Last week, Shake and I were invited to join the Mālama Maui press trip, hosted by the Maui Visitors Bureau and partners, to experience the Ritz-Carlton Celebration of the Arts weekend, and then go down to Hāna, where we stayed at the Travaasa Hāna property and got to do Hāna things without the hassle of a two-hour drive down the windy road. I’ll post later about Celebration and about all the crazy-amazing things we ate on the trip, as well as the hike we did that (hopefully) burned off everything I stuffed in my stomach.
In this post, I want to share with you our trip to Kapahu Living Farm in honor of edible Hawaiian Islands magazine’s Edible Hawaiian Islands Farm Day 2015. #eHIFarmDay15 is this Saturday, May 23. edible Hawaiian Islands invites everyone to use the hashtag #eHIFarmDay15 to “create a collective space where our favorite Hawaiʻi farmers can be identified, recognized and supported.”
Farm Day is a celebration of our family farmers and food producers, including their dedication to providing us with the highest quality of fresh and seasonal foods.
– Dania Katz, publisher, edible Hawaiian Islands
Here’s how it works:
1) Pick up the Spring issue of edible Hawaiian Islands magazine or download the edible Hawaiian Islands Farm Guide for a wide selection of agricultural producers from across the islands. (The guide contains farmers, ranchers, food producers and supporters conveniently divided by island. Before you visit, it’s best to confirm info as offerings are subject to change). 2) SHOP at a farmers’ market, VISIT a farm, TAKE a farm tour or WORK on a farm on May 23, 2015. 3) Share your experiences on Facebook, Instagram and/or Twitter using the hashtag #EHIFarmDay15. We’ll be tracking you the whole way through for great photos and stories!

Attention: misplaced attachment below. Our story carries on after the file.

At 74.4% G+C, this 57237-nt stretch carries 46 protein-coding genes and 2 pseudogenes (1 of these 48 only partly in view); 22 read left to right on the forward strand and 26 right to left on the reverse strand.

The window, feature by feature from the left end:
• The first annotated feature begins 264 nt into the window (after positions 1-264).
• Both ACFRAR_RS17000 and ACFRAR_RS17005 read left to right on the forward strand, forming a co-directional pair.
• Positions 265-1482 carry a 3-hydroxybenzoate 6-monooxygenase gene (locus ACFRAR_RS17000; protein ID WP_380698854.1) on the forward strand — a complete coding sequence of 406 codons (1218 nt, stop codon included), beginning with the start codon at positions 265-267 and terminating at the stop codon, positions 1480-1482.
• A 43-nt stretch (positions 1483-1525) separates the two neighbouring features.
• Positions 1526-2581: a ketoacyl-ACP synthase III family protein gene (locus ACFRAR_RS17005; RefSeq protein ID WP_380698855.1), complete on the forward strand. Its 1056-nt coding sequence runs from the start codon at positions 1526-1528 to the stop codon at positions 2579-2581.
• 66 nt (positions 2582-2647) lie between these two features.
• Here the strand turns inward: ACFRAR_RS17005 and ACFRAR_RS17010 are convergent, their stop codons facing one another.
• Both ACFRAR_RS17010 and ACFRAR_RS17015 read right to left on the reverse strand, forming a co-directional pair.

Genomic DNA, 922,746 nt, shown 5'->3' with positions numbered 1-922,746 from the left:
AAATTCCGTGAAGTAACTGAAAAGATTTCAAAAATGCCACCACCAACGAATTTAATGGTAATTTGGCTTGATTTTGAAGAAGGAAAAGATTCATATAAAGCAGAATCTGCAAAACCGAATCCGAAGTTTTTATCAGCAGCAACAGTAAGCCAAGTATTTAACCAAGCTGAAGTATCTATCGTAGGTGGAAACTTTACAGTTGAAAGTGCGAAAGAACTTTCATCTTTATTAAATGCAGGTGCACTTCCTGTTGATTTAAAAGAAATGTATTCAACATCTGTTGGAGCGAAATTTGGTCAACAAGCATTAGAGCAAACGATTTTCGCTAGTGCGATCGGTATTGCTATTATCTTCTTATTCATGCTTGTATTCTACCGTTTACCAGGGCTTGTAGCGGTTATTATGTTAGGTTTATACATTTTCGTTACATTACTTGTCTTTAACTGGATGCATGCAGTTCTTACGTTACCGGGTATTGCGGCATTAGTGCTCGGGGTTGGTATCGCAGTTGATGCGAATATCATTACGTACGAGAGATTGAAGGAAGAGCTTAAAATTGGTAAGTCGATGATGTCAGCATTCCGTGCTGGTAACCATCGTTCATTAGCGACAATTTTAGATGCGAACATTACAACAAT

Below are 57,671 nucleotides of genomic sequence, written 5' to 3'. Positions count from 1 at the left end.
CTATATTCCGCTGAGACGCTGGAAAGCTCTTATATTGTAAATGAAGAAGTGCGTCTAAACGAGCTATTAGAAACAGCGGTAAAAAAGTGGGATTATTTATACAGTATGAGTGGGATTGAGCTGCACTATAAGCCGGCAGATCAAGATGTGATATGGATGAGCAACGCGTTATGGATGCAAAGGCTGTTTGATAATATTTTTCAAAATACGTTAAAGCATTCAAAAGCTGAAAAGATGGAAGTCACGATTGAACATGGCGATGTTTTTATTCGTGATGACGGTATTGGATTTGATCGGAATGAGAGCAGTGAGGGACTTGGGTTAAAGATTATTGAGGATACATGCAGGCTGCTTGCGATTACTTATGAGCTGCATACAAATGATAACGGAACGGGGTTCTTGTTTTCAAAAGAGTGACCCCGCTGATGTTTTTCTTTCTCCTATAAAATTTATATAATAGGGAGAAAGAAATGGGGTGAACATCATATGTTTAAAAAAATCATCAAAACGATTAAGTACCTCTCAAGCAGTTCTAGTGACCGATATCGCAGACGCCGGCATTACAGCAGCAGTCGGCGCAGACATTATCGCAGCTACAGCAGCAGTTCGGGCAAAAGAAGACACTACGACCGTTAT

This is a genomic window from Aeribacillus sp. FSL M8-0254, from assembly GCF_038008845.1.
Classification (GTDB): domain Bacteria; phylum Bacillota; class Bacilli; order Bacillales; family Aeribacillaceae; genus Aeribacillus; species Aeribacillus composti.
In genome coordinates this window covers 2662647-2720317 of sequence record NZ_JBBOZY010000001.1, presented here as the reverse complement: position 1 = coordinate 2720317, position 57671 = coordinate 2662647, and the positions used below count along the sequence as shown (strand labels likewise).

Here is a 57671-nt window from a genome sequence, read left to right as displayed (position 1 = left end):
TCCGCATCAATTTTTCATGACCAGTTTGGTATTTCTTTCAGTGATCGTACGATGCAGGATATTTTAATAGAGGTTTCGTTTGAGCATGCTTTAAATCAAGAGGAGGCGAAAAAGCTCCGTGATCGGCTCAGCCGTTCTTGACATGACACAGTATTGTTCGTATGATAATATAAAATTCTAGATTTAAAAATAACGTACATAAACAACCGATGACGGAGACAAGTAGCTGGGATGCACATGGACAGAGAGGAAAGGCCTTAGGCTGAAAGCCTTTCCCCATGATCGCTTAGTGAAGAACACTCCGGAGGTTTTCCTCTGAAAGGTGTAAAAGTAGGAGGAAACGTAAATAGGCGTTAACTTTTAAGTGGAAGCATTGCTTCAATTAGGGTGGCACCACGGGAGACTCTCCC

Personally, I’m planning on stopping by the Kaka‘ako Farmers Market (at Ward Center) to pick up some Link Honolulu sausages and bacon. What? The oinkers are raised on a farm! OK, we should probably get some veg, too.
I love visiting farms. My passion for it started (work-related shill alert) when I worked on The Hawai‘i Farmers Market Cookbook, Vol. 2 and as part of the press campaign, organized several morning TV shoots at local farms. We visited several, including—my favorite of the bunch—Twin Bridge Farms where I learned exactly how asparagus grows.
Totally not what I thought it would be. OK, actually, I didn’t really think about it. But this was surprising. Yes, that fluffy field is asparagus. It looks a lot like dill or fennel.
In addition to Twin Bridge Farms, I got to visit Ho Farms (they grow my favorite tiny tomatoes), Naked Cow Dairy (they make some awesome cheese!), Sumida Farm (they’re the ones growing the watercress along the highway by Pearlridge Mall) and Kahumana Farm (out in Wai‘anae, they also grow their community by offering programs to help the homeless and developmentally disabled, in conjunction with their farming). I have a particular fondness for this book project because this is when I really started to learn more about where food comes from and the people who grow it and cook it for us. I owe a great deal of Sugar + Shake’s inspiration and existence to the experiences that came out of this book.
My most recent farm visit—until last week—was a couple years ago when we took a field trip to Ho‘opono Farm on Maui after an invite from Chef Wes Holder (then of Pulehu at the Westin, now at Roy’s Kā‘anapali). We went to check out the peas being grown just for his AgFest competition dish, Risi Bisi (English Pea Risotto).
Kapahu Living Farm in Kīpahulu, past Hāna and actually located in the Haleakala National Park is a unique farm experience. Uncle John and Aunty Tweety Lind run the farm and grow mostly taro, but also other fruits and vegetables, like mango, papaya, banana, sugarcane, tomatoes and pohole (fiddlehead fern). The operation is a 501(c)(3) nonprofit with special permission from the Park Service to operate within the Park boundaries. It’s called a “living farm” because it is an educational experience where visitors learn about the Native Hawaiian culture and how they farm. You can even get dirty and learn how to work the lo‘i (taro patch).